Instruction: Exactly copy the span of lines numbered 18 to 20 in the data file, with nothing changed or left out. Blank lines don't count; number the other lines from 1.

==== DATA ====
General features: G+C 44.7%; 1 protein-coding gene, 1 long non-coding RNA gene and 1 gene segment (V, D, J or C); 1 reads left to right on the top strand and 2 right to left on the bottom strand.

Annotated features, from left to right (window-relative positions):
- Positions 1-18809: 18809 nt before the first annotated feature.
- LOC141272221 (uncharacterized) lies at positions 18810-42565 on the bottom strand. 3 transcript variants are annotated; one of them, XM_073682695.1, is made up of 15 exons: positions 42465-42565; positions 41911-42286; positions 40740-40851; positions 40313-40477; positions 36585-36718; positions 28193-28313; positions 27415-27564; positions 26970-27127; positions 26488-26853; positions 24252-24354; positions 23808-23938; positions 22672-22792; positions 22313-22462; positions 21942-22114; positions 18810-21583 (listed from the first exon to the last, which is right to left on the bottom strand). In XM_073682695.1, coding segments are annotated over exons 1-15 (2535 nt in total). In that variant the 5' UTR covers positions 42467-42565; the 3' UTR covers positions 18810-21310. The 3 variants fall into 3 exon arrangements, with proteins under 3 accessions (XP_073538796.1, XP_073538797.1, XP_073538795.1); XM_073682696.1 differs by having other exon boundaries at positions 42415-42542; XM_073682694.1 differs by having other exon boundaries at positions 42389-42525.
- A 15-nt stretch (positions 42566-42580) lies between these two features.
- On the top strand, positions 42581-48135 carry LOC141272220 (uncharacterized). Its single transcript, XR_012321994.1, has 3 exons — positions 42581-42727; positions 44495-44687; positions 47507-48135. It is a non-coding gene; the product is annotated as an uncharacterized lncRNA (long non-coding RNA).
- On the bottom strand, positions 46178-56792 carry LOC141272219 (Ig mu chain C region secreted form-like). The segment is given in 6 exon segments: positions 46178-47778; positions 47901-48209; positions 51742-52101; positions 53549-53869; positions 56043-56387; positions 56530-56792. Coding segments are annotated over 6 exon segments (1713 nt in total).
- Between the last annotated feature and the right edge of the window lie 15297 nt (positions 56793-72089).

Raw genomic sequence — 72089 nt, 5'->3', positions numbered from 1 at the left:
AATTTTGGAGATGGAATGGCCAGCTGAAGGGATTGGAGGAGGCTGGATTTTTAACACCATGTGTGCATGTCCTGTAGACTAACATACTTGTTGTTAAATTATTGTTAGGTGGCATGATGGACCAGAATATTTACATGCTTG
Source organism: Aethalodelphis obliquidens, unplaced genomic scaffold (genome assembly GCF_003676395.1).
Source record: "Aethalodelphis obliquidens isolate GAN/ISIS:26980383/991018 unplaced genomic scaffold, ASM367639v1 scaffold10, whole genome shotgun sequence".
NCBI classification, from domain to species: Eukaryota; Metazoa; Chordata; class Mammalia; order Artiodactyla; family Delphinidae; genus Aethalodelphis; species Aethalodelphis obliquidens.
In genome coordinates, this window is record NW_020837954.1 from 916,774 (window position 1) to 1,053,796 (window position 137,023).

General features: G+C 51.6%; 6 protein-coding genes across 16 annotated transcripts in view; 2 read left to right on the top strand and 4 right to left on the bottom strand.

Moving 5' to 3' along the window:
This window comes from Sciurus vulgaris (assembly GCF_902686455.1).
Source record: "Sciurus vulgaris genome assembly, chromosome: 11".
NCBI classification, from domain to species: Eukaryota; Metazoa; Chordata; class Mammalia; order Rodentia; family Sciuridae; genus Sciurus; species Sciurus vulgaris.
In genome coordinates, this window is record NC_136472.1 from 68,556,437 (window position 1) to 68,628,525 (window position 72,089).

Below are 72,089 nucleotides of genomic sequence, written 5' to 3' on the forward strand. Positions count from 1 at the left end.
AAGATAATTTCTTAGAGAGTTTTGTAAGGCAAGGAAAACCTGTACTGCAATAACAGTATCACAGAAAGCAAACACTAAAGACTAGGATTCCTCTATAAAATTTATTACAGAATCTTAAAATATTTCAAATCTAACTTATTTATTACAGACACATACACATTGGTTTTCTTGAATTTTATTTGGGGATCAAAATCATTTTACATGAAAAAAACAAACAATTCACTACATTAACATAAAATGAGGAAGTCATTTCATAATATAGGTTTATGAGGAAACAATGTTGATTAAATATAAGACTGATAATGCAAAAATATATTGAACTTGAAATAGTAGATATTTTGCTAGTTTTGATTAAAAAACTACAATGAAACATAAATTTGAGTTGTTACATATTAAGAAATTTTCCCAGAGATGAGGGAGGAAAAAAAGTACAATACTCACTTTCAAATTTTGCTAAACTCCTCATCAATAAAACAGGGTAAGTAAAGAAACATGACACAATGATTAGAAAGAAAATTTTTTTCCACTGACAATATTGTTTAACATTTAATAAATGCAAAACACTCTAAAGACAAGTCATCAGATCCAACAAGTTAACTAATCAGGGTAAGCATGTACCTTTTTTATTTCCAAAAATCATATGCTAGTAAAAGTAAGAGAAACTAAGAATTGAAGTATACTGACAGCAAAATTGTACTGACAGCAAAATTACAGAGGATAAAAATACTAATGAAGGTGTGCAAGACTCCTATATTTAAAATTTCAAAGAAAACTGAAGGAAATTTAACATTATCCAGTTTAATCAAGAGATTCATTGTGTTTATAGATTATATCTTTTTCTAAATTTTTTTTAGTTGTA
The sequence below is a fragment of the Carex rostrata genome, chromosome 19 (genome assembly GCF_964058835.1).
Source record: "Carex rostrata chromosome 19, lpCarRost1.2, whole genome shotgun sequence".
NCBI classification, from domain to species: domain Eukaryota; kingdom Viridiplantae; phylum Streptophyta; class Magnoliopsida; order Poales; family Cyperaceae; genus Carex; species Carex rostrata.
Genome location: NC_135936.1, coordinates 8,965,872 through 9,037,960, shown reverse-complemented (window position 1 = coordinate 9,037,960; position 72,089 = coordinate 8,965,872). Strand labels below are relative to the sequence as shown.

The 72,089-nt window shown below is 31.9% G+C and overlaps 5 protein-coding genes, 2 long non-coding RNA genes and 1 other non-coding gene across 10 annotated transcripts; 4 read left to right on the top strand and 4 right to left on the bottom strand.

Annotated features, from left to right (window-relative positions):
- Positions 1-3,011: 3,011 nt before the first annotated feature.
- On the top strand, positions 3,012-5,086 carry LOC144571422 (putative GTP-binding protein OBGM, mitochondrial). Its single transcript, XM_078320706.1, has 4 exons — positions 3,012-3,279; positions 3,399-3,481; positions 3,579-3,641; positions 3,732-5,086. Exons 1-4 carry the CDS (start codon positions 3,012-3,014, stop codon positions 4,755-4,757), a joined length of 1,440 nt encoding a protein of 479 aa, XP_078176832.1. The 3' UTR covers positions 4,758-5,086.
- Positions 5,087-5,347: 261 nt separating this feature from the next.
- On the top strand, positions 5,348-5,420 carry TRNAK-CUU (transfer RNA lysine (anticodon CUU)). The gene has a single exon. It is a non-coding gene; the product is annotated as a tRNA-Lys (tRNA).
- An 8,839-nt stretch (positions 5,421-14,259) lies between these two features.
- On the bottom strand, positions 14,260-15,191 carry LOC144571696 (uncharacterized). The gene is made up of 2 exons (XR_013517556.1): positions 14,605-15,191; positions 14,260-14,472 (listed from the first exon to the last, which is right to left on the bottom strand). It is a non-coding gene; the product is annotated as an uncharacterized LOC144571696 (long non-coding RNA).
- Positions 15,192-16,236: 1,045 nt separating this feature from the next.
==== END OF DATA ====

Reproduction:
Source record: "Sciurus vulgaris genome assembly, chromosome: 11".
NCBI classification, from domain to species: Eukaryota; Metazoa; Chordata; class Mammalia; order Rodentia; family Sciuridae; genus Sciurus; species Sciurus vulgaris.
In genome coordinates, this window is record NC_136472.1 from 68,556,437 (window position 1) to 68,628,525 (window position 72,089).